Rotary Club of Camrose Daybreak
EyeOpener April 13, 2021 COVID Effect on Alberta Tourism
April is Maternal and Child Health Month
Odell opened the meeting with a Melisizwe Brothers rendition of O Canada for 12 members and guest Maven Boddy
Alan offered Food for Thought on a New York Times article on the fate of 13 (10 male, 3 female) Guatemalan migrants seeking a better life in the United States. Their bodies were found, burned in a mass grave, after being ambushed and murdered. State police near the Mexican border have been implicated. Why is the US such a magnet for people of Central America? The US is a job generator, even for illegal immigrants, whereas Central America is rife with corruption and gangs leading to vast unemployment and subsistence farming there. Creating employment in their communities in Central America is the most effective way to solve this migration issue. Microloans to locals have proved effective in this effort around the world. Namaste Direct is on the ground in Guatemala and offers a well documented microloan program with effective training and supports for entrepreneurs while providing donors with comprehensive reporting demonstrating effective employment generation and community impact.
Patrice will offer Food for Thought next week
Happy Bucks
  • Interesting new book by Mark Carney – Values: Building a Better World for All
  • Fully vaccinated
  • Social distance visit with Susan and Arnold Malone in Invermere
  • UofA Senate is developing a strategic plan with an Equity, Diversity, Inclusion (EDI) lens
  • British passport is on the way
  • Feyannie won an award for her film in Taiwan
  • Able to recertify two propane tanks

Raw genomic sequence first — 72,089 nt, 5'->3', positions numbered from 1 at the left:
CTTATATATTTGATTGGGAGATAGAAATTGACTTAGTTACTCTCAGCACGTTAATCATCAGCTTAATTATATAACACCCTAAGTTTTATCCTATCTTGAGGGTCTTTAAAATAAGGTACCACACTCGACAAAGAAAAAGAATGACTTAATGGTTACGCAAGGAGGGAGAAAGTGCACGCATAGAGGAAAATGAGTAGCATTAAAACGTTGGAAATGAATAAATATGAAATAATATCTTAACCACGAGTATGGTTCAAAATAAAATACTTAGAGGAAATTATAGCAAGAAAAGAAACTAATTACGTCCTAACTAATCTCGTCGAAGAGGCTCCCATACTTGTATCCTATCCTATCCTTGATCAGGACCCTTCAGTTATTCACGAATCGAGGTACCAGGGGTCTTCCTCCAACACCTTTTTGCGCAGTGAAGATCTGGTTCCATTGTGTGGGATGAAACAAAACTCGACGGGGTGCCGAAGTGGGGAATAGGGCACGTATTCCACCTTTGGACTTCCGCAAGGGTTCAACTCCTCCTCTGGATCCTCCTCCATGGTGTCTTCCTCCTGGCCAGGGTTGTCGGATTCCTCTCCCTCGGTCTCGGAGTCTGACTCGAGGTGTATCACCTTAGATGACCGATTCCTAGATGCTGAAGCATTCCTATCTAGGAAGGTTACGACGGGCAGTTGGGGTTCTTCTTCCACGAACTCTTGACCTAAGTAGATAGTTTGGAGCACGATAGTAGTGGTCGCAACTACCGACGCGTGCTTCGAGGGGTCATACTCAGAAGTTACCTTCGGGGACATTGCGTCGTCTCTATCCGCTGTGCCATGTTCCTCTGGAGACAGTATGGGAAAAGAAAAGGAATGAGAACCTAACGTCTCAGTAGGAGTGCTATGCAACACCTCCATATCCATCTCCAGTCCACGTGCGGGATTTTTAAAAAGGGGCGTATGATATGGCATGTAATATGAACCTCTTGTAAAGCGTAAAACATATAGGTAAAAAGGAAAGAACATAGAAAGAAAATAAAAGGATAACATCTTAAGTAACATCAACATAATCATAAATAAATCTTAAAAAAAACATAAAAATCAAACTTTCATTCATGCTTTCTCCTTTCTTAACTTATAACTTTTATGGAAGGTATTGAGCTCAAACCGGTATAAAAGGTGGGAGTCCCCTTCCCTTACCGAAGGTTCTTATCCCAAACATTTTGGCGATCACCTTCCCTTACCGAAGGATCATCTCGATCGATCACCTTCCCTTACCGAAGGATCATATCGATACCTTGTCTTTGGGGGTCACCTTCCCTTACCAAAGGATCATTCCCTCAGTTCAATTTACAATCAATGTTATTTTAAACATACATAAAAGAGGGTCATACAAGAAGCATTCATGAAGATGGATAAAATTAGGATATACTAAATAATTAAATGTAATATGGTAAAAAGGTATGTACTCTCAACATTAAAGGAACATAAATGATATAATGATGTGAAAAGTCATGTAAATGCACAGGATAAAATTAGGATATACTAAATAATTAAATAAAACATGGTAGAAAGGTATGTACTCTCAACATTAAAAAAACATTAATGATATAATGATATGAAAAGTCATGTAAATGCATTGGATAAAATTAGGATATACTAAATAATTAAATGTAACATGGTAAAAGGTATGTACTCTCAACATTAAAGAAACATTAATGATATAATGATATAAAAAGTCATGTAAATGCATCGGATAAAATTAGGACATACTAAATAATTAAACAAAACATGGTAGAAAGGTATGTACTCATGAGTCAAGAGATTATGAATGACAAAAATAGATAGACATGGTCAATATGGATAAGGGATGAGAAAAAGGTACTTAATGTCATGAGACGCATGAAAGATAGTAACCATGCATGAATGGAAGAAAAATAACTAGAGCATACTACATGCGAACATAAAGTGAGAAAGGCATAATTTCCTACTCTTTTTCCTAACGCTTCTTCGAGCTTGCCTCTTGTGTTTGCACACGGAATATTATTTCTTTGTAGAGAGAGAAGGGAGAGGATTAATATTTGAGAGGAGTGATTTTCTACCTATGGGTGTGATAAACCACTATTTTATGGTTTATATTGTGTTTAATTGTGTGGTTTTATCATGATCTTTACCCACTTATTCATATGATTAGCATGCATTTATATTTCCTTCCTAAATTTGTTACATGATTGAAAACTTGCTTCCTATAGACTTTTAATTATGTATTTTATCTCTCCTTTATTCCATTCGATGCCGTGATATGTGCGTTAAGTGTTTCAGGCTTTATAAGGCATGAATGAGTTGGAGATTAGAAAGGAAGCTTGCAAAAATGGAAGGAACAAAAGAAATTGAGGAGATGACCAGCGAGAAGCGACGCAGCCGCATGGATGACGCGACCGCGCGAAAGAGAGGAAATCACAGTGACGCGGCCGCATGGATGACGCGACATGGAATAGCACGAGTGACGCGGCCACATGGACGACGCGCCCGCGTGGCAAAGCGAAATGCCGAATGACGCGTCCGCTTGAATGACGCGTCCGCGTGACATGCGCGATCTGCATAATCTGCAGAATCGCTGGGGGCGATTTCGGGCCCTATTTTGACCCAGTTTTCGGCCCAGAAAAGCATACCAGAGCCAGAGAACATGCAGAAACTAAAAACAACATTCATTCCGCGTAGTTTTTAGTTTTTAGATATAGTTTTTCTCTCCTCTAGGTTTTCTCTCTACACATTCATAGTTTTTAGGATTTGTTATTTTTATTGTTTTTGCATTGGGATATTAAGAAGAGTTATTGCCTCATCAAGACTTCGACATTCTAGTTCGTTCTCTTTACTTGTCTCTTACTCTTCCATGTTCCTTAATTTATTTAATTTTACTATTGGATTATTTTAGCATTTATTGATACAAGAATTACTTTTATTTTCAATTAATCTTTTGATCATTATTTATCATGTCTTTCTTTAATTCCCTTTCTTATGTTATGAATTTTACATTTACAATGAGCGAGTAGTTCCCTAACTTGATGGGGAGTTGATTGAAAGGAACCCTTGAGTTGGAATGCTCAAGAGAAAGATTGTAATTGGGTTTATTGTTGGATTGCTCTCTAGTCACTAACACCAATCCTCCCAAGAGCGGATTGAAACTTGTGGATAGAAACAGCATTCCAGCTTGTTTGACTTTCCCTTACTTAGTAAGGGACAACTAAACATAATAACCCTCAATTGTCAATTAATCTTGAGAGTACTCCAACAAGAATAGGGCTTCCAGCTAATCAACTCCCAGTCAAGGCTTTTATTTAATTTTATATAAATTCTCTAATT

• Sad – had to discard some textiles grandmother made
  • Monday, May 10 7:00 pm will be a joint evening meeting with the noon club
PresentationEffect of COVID-19 on Alberta Tourism, Maven Boddy
Maven is a fourth year Augustana Campus Social Sciences student with a focus on Economics. Her 2 years guiding white-water rafting for a summer job gave her a front seat to the effect of COVID-19 on Banff tourism. The first year, pre-COVID, there were lots of tourists, especially international and non-Albertan Canadians. Last year, with social distancing, cleaning protocols, travel restrictions, it was vastly different. There were much fewer tourists, virtually all Canadian, mostly from Western Canada. Most guides were still students from around the world so the dynamic between guide and guest changed. There was little need to explain Canadian places and ways to the guests anymore. Conversation pivoted to the land, water, environment, history, animals, etc.
Tourism has been growing over time, reaching 2% of GDP in 2019. Domestic tourism has increased at a greater rate than international tourism. With COVID, international tourism was effectively stopped, while domestic tourism dropped to mid-1980s levels during the initial restrictions, rebounding to 2000s levels during the summer. Tourism faces challenges in changing guidelines, differing provincial protocols, and travel restrictions.
The direct effect on tourism has been less revenue and less employment. The plus side of the coin is an indirect effect in exposing the need for sustainable tourism – ways to meet more localized needs. This includes offering venues/activities for corporate team building or celebrations, self-guided tours for locals such as trivia or themed tours of particular interest to a segment such as history, museums, pubs. The Adventure Town/Escape Room tours in Banff and Canmore are examples of new initiatives.
  • Tuesday April 20, 7:00 am Club Meeting – Policing in Afghanistan, Dean LaGrange
  • Tuesday April 27, 7:00 am Club Meeting – We Are Rotary
Rob closed the meeting with the Four Way Test